In this issue

Jonathan Tobin: Defending the Right to a Jewish State

Heather Hale: Compliment your kids without giving them big heads

Megan Shauri: 10 ways you are ruining your own happiness

Carolyn Bigda: 8 Best Dividend Stocks for 2015

Kiplinger's Personal Finance editors: 7 Things You Didn't Know About Paying Off Student Loans

Samantha Olson: The Crucial Mistake 55% Of Parents Are Making At Their Baby's Bedtime

Densie Well, Ph.D., R.D. Open your eyes to yellow vegetables

The Kosher Gourmet by Megan Gordon With its colorful cache of purples and oranges and reds, COLLARD GREEN SLAW is a marvelous mood booster --- not to mention just downright delish
April 18, 2014

Rabbi Yonason Goldson: Clarifying one of the greatest philosophical conundrums in theology

Caroline B. Glick: The disappearance of US will

Megan Wallgren: 10 things I've learned from my teenagers

Lizette Borreli: Green Tea Boosts Brain Power, May Help Treat Dementia

John Ericson: Trying hard to be 'positive' but never succeeding? Blame Your Brain

The Kosher Gourmet by Julie Rothman Almondy, flourless torta del re (Italian king's cake), has royal roots, is simple to make, . . . but devour it because it's simply delicious

April 14, 2014

Rabbi Dr Naftali Brawer: Passover frees us from the tyranny of time

Greg Crosby: Passing Over Religion

Eric Schulzke: First degree: How America really recovered from a murder epidemic

Georgia Lee: When love is not enough: Teaching your kids about the realities of adult relationships

Cameron Huddleston: Freebies for Your Lawn and Garden

Gordon Pape: How you can tell if your financial adviser is setting you up for potential ruin

Dana Dovey: Up to 500,000 people die each year from hepatitis C-related liver disease. New Treatment Has Over 90% Success Rate

Justin Caba: Eating Watermelon Can Help Control High Blood Pressure

The Kosher Gourmet by Joshua E. London and Lou Marmon Don't dare pass over these Pesach picks for Manischewitz!

April 11, 2014

Rabbi Hillel Goldberg: Silence is much more than golden

Caroline B. Glick: Forgetting freedom at Passover

Susan Swann: How to value a child for who he is, not just what he does

Cameron Huddleston: 7 Financial Tasks You Should Tackle Right Now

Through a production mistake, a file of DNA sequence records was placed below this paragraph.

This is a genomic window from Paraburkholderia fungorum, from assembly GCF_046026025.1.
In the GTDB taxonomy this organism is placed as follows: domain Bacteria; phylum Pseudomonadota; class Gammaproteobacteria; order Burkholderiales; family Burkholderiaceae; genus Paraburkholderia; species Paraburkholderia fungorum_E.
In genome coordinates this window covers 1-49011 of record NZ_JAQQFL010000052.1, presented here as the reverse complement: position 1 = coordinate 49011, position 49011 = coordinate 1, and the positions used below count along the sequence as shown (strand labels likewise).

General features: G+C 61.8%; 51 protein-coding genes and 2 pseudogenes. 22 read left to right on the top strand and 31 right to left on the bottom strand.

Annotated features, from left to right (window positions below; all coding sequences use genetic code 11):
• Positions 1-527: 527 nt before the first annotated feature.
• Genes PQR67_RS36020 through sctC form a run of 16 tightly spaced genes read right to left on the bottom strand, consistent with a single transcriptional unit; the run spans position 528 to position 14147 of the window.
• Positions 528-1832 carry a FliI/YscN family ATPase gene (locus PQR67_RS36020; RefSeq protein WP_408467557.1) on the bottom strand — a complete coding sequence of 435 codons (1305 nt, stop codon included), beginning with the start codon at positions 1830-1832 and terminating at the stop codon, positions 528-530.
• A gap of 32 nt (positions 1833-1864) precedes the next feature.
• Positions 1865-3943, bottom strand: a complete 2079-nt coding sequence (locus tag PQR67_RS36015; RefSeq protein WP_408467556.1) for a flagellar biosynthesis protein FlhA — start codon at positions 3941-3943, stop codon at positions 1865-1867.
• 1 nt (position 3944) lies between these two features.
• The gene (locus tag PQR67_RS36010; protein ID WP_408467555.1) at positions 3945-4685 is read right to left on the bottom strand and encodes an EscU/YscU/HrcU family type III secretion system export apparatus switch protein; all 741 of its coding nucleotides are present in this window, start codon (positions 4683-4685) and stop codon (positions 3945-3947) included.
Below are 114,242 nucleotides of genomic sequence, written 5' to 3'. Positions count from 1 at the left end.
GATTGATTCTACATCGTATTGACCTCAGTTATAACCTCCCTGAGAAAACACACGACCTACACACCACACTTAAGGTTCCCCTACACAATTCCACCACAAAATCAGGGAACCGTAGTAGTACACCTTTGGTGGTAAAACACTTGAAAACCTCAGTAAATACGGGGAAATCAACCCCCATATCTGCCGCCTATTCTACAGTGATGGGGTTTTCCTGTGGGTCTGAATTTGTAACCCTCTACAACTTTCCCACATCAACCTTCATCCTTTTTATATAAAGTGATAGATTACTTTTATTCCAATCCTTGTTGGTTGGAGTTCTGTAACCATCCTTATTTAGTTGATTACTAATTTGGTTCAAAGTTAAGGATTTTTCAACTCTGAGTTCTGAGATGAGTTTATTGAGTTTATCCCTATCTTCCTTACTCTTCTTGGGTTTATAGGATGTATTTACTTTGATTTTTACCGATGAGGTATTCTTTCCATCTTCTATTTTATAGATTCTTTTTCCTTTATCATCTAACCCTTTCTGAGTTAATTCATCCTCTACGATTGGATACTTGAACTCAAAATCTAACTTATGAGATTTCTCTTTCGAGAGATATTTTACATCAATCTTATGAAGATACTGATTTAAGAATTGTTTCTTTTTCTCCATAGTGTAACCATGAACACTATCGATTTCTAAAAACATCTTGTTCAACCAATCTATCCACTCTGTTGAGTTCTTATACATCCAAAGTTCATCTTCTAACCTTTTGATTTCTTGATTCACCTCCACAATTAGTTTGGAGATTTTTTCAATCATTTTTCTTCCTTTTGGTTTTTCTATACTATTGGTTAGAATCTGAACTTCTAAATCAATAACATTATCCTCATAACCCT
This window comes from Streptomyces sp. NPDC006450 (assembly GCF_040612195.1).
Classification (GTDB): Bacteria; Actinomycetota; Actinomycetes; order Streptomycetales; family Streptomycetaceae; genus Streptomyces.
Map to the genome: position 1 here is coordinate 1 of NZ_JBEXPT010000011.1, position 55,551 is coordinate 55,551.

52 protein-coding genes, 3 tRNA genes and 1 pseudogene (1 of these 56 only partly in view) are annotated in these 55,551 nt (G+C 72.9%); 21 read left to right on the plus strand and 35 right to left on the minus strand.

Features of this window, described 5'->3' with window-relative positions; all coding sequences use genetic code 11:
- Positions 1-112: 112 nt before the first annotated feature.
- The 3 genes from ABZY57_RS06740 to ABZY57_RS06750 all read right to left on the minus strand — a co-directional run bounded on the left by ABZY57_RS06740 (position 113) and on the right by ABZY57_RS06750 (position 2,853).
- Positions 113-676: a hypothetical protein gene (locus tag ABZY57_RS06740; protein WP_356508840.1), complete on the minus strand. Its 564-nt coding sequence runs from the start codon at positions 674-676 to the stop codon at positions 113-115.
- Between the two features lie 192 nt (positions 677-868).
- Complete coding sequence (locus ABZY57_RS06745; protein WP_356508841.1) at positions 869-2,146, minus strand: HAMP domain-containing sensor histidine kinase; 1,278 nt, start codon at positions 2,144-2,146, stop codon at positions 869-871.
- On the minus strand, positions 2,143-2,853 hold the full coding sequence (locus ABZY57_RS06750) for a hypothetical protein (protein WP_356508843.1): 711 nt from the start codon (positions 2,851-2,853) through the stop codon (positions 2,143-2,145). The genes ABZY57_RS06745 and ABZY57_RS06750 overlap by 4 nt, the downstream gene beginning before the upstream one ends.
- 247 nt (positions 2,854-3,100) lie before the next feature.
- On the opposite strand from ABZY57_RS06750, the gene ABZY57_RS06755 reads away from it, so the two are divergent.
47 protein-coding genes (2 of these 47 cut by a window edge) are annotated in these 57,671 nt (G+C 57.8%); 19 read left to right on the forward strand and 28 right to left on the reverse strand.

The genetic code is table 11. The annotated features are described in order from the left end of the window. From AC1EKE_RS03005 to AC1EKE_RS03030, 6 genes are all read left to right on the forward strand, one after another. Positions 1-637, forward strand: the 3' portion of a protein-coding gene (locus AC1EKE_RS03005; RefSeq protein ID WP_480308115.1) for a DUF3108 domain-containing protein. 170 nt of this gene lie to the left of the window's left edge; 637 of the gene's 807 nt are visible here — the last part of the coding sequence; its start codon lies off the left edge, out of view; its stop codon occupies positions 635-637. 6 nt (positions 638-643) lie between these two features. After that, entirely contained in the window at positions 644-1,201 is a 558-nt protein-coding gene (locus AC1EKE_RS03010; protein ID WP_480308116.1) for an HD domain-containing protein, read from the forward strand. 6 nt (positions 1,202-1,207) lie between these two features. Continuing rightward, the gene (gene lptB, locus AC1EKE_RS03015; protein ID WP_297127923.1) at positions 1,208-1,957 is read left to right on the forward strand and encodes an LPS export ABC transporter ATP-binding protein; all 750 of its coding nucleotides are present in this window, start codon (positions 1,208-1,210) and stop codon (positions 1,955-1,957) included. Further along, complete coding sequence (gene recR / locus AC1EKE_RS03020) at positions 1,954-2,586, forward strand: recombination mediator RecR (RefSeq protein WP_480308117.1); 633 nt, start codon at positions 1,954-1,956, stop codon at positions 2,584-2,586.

Sandra Block and Lisa Gerstner: How to Profit From Your Passion

Susan Scutti: A Simple Blood Test Might Soon Diagnose Cancer

Chris Weller: Have A Slow Metabolism? Let Science Speed It Up For You

The Kosher Gourmet by Diane Rossen Worthington Whitefish Terrine: A French take on gefilte fish

April 9, 2014

Jonathan Tobin: Why Did Kerry Lie About Israeli Blame?

Samuel G. Freedman: A resolution 70 years later for a father's unsettling legacy of ashes from Dachau

Jessica Ivins: A resolution 70 years later for a father's unsettling legacy of ashes from Dachau

Kim Giles: Asking for help is not weakness

Kathy Kristof and Barbara Hoch Marcus: 7 Great Growth Israeli Stocks

Matthew Mientka: How Beans, Peas, And Chickpeas Cleanse Bad Cholesterol and Lowers Risk of Heart Disease

Sabrina Bachai: 5 At-Home Treatments For Headaches

The Kosher Gourmet by Daniel Neman Have yourself a matzo ball: The secrets bubby never told you and recipes she could have never imagined

April 8, 2014

Lori Nawyn: At Your Wit's End and Back: Finding Peace

Susan B. Garland and Rachel L. Sheedy: Strategies Married Couples Can Use to Boost Benefits

David Muhlbaum: Smart Tax Deductions Non-Itemizers Can Claim

Jill Weisenberger, M.S., R.D.N., C.D.E : Before You Lose Your Mental Edge

Dana Dovey: Coffee Drinkers Rejoice! Your Cup Of Joe Can Prevent Death From Liver Disease

Chris Weller: Electric 'Thinking Cap' Puts Your Brain Power Into High Gear

The Kosher Gourmet by Marlene Parrish A gift of hazelnuts keeps giving --- for a variety of nutty recipes: Entree, side, soup, dessert

April 4, 2014

Rabbi David Gutterman: The Word for Nothing Means Everything

Charles Krauthammer: Kerry's folly, Chapter 3

Amy Peterson: A life of love: How to build lasting relationships with your children

John Ericson: Older Women: Save Your Heart, Prevent Stroke Don't Drink Diet

John Ericson: Why 50 million Americans will still have spring allergies after taking meds

Cameron Huddleston: Best and Worst Buys of April 2014

Stacy Rapacon: Great Mutual Funds for Young Investors

Sarah Boesveld: Teacher keeps promise to mail thousands of former students letters written by their past selves